I ATTENDED a first communion recently and was bemused to see a dozen mobile phones and cameras held aloft and flashing, at critical times during the Mass.
It’s not that I haven’t seen it before, or even joined the parish paparazzi myself.
It’s just the disobedience thing.
At the beginning of the Mass the children’s catechist specifically asked the congregation to switch off their phones for the duration of proceedings.
And it came in the week that Pope Francis expressed his own displeasure at mobile devices – chiding the Catholic faithful for using them during Mass.
The Pontiff said it made him sad when many phones were held up, and even priests and bishops were taking photos.
Speaking at his weekly audience in St Peter’s Square, Pope Francis said that Mass was a time for prayer and not a show.
“At a certain point the priest leading the ceremony says ‘lift up our hearts’. He doesn’t say ‘lift up our mobile phones to take photographs’ – it’s a very ugly thing,” he said.
“It’s so sad when I’m celebrating Mass here or inside the basilica and I see lots of phones held up – not just by the faithful, but also by priests and bishops. Please.”
“Turn off your mobile” is a simple enough request, but for so many of us it appears the compulsion to stay connected, catch the moment and then post it is simply irresistible.
Are we becoming so uncomfortable at simply witnessing some of life’s most cherished moments?
Or does our desire to stay connected reflect some deeper fear of isolation?
Earlier this year, Pope Francis offered some related, salient advice – families should put down their mobile phones at the dinner table and engage in conversation.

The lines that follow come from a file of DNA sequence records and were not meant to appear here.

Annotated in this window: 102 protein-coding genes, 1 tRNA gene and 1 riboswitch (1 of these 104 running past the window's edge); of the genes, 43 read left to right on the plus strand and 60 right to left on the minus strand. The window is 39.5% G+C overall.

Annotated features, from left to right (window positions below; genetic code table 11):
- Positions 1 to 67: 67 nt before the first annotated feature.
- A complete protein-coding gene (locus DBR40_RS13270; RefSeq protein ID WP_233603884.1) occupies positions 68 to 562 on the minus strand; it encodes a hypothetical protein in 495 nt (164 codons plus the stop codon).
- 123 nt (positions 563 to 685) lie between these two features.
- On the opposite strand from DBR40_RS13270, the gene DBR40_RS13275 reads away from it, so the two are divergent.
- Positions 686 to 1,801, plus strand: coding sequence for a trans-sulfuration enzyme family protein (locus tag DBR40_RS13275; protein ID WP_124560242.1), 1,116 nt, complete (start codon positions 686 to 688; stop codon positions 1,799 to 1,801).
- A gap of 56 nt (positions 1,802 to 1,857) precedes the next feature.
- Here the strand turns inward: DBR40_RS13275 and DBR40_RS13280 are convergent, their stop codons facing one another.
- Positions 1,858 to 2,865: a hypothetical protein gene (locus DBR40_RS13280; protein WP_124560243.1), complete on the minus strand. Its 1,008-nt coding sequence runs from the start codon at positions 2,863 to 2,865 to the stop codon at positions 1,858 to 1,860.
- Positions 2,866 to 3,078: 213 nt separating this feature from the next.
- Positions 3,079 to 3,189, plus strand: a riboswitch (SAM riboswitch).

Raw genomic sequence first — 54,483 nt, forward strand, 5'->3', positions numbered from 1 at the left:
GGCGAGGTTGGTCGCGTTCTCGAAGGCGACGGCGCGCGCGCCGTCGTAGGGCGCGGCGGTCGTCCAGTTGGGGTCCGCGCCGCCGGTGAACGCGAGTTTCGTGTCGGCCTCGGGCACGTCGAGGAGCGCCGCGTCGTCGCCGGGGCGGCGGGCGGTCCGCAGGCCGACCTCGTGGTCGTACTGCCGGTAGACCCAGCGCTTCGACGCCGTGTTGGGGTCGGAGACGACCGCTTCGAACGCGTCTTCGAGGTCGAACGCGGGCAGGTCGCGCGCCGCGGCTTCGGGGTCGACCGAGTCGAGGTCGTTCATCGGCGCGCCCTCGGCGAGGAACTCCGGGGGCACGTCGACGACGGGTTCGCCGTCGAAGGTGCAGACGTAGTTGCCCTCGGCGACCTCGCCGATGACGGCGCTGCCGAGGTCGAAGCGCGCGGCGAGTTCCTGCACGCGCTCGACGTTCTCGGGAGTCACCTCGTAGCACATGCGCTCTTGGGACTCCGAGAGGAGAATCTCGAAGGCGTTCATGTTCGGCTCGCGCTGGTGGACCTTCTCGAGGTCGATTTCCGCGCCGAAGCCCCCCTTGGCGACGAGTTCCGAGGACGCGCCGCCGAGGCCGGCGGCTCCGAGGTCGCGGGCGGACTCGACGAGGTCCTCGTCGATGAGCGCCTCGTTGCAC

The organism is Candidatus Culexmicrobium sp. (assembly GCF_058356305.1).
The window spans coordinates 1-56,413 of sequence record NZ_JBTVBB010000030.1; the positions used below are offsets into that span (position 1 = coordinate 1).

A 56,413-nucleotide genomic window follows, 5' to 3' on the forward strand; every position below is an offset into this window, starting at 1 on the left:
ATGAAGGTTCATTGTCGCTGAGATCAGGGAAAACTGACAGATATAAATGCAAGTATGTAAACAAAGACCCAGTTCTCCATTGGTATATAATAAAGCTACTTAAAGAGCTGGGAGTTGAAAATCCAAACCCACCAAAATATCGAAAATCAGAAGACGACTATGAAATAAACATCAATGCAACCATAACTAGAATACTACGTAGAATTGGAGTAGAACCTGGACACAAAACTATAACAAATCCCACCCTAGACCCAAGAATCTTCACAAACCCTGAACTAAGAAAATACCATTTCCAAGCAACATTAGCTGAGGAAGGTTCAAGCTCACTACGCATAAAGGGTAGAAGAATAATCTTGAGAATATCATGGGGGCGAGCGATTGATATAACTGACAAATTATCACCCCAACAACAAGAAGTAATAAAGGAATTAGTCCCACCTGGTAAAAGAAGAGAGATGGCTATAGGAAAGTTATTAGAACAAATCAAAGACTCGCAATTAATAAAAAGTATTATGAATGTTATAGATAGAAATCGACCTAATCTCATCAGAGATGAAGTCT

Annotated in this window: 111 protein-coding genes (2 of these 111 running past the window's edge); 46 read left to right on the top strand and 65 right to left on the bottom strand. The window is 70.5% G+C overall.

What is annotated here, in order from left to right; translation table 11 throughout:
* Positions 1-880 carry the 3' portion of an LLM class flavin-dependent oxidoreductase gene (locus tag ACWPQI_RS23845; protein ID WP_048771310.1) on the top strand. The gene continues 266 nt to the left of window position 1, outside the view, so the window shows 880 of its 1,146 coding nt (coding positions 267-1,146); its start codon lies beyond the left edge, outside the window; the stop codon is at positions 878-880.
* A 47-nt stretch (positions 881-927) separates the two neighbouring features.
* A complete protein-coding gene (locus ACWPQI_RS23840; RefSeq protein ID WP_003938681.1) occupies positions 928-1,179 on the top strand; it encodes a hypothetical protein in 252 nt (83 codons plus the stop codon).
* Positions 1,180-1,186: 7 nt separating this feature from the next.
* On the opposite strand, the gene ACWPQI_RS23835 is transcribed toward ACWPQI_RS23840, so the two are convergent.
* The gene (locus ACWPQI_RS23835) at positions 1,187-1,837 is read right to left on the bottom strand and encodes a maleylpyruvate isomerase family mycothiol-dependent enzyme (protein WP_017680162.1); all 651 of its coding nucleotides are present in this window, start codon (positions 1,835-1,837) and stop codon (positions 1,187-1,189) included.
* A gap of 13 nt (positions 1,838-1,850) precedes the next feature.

He warned that a lack of dialogue between people and nations can lead to “war”.
“When there’s no dialogue at home when we’re at the table and, instead of talking, everyone is on their phone … it’s the start of war, because there is no dialogue,” the Pontiff told students during a speech at a university in Rome.
He made the remarks during a 45-minute address in which he chastised politicians for failing to listen to each other, saying a lack of dialogue could lead to misunderstandings and the outbreak of conflict.
But back to Mass.
Ten years ago, even before smart phones allowed us to snap at will, priests in Brisbane were adopting a “no-camera” policy, banning families from taking photos during baptisms, because it was distracting.
At a Gold Coast parish, Tanya Targett was shocked when the priest performing a baptism stormed out when she was taking photos.
“This priest did the biggest dummy spit – we just couldn’t believe it,” Ms Targett, from Pittsworth on the Darling Downs, told The Courier-Mail.
“He stormed down the back of the room, shook his head and said, ‘Well, I’ll just go outside and come back in when you’ve finished taking photos’.
“I thought I was going to be kicked out.
“The parents were absolutely outraged because it’s supposed to be a special day and all we could talk about afterwards was how we weren’t allowed to take photos of a once-in-a-lifetime event.”
But the priest in question said: “At a baptism you’ve got a lot of un-churched people and we like it to be as special as possible.
“If you spend all the time taking photos, you are missing the prayers and the families are getting distracted,” he said.
“It is a church, a sacred building and we are there to pray.”